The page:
LONDON (AFP) - Scottish singing sensation Susan Boyle has considered quitting the British TV talent show that has rapidly brought her worldwide fame, show judge Piers Morgan said Thursday.
Morgan said the 48-year-old spinster, dubbed the Hairy Angel, was struggling to cope with the pressures of fame after she reportedly unleashed a foul-mouthed tirade at the hotel where the contestants are staying.
He said Boyle had even packed her bags Wednesday in preparation to quit ahead of the final of ITV's "Britain's Got Talent" show Saturday, before relenting.
"Yesterday she was actually going to leave the show, packed her bags to go because she couldn't see the point in going on if all she was going to get was all this sniping," he told ITV News.
Writing on his blog earlier, Morgan -- a former tabloid newspaper editor -- described Boyle as a "frightened rabbit" and called for her critics to "back off."
He said that reading personal comments about the spinster who claims she has never been kissed had made him feel "very, very angry."
He wrote: "Susan is finding it very, very difficult to cope, and to stay calm.
"She has been in tears many times during the last few days... she's had to read stories and columns, and listen to radio and TV phone-ins, calling her arrogant, insincere, spoiled, fake, mad and so on.
"Now, I have been called all that and worse in my career, but I spent 20 years in Fleet Street and know how to deal with it.
"Susan Boyle has never experienced anything like this and is like a frightened rabbit in headlights."
Morgan said Boyle had shown the weight of expectation on her shoulders during a wobbly performance last weekend.
Describing her as "an incredibly sweet, nice, gentle person" who had turned into "the biggest star on the planet," he said: "Anybody who has gone through that... transformation is going to be feeling the most unbelievable pressure.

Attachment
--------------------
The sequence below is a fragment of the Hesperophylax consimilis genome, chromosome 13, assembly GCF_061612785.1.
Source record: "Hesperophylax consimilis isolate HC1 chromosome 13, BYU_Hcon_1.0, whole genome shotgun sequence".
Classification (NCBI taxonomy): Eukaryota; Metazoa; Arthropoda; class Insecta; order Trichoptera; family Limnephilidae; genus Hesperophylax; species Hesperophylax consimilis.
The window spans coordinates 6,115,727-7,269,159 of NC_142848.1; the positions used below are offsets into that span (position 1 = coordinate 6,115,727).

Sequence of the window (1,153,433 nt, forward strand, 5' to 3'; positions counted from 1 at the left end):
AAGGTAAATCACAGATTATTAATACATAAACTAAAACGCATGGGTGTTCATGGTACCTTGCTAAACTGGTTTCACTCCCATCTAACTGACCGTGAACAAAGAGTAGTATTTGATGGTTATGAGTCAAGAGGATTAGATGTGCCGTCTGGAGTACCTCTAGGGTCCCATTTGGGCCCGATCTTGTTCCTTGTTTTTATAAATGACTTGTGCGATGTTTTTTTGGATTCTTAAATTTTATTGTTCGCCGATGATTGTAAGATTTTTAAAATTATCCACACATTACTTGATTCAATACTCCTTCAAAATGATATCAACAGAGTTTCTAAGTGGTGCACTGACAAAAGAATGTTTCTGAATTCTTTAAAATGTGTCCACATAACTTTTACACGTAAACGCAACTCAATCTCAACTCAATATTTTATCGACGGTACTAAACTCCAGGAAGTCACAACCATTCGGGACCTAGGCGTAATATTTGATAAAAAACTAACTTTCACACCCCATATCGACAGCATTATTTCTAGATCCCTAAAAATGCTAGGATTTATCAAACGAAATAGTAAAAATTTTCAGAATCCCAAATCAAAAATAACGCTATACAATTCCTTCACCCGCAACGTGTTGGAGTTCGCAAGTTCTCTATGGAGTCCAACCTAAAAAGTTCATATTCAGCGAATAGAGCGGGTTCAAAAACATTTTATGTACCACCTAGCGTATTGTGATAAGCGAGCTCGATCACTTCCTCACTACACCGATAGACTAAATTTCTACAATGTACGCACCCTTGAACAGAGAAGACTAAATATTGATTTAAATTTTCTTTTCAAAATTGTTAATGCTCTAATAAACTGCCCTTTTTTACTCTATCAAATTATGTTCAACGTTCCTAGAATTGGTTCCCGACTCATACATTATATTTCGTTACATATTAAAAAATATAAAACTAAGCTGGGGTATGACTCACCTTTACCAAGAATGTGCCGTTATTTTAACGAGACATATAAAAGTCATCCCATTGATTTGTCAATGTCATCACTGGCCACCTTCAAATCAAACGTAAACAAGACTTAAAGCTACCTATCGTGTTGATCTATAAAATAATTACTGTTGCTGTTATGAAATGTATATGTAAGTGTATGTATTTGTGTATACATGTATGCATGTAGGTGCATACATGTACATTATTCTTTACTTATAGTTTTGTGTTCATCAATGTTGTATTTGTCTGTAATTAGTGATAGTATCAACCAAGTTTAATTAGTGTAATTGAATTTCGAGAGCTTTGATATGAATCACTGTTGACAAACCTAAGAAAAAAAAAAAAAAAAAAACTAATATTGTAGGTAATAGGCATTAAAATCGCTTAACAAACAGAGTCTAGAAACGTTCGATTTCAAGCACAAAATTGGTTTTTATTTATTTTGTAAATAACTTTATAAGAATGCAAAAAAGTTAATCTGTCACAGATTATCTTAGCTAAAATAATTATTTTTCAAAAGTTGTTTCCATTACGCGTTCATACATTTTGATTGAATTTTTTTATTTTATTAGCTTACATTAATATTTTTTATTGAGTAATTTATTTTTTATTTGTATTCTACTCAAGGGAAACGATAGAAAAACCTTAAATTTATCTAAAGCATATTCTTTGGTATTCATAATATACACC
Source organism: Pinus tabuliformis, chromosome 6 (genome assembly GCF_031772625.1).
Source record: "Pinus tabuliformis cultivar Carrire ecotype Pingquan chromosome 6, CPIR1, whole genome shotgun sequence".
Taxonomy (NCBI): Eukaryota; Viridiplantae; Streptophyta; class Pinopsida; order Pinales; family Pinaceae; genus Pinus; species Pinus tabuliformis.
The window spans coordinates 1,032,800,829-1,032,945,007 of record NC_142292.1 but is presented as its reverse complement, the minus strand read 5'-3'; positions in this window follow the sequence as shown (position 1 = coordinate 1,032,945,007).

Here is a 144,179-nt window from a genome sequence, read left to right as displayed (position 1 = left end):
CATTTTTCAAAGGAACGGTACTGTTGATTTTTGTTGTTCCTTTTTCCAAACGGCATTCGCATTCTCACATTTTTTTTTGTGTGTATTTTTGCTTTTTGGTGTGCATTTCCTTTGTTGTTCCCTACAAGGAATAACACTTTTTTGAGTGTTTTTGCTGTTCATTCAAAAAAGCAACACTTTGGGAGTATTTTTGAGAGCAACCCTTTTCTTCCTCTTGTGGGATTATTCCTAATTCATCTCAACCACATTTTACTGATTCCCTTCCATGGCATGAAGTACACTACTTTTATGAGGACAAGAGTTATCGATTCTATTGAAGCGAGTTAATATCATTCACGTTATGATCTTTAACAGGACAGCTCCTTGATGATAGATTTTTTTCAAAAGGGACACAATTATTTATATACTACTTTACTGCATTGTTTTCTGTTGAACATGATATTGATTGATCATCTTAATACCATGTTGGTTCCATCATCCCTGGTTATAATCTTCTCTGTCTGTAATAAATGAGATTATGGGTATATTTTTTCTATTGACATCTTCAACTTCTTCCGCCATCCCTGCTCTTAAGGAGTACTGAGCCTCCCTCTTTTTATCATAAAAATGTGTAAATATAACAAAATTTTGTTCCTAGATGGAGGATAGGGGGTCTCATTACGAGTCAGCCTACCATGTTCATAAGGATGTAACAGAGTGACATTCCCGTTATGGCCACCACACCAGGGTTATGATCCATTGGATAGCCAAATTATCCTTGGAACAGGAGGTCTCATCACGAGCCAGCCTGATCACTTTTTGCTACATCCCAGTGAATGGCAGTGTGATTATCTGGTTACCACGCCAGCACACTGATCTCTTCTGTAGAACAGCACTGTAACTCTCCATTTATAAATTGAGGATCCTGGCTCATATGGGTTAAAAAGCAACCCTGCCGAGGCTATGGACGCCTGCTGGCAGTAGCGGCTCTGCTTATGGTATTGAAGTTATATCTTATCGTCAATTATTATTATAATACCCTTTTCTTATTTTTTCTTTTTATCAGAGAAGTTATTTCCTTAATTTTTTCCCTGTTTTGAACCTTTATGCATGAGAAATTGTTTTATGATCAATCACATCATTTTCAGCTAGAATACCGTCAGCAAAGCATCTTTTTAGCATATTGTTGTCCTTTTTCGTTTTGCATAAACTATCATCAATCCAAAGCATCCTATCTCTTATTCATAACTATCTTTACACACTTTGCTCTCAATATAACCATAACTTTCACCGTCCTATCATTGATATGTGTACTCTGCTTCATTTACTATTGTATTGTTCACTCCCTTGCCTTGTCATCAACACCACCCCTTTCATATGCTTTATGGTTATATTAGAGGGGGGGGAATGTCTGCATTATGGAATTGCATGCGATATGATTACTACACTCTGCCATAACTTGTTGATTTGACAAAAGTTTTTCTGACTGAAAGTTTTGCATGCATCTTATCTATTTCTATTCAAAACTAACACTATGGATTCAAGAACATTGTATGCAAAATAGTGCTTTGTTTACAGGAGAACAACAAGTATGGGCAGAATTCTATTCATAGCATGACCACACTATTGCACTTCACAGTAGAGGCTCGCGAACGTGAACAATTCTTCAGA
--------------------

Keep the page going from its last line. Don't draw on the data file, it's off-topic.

"You could see the nerves almost crippling her on the semi-final show and I just think it's time that everyone slightly backed off," he told LBC radio.
Boyle went from obscurity to international stardom with a soaring version of "I Dreamed A Dream" from musical "Les Miserables" in the show's auditions.
That clip has attracted some 100 million hits on YouTube, brought her celebrity fans including actress Demi Moore and rock star Jon Bon Jovi, and seen her feted in the media from the US to China, Japan and Australia.
But some fans on YouTube have questioned whether she has what it takes after she produced a shaky rendition of "Memory" in the show's semi-finals last weekend, singing occasionally out of tune and out of time.
Media reports say she spat out a string of abuse and made an obscene gesture at the television after Morgan, with whom she has flirted on screen, praised a rival during another a different semi-final show Tuesday.
Police were called to her London hotel the next day after she repeatedly swore at two strangers who were taunting her, the Sun newspaper said.
But despite the reports, Boyle, whose world has turned upside down in just over a month, insists she can keep her feet on the ground.
Asked by US talk show host Larry King if fame would alter her, she demanded: "Why should I change?" adding her celebrity meant "I certainly won't be lonely any more."
Despite her newfound fame, unemployed Boyle still lives in social housing outside Edinburgh with only her cat, Pebbles, for company.
Boyle was reportedly starved of oxygen at birth and bullied at school. When she first stepped up to the microphone on the show it looked like the jibes would continue as the audience and judges laughed at her frizzy, greying hair and thick eyebrows.
But she silenced them all when she started singing -- and has not looked back since.
Boyle is bookmakers' favourite to come out top in the final. The winner gets to perform for Queen Elizabeth II, plus a cheque for 100,000 pounds (S$231,510).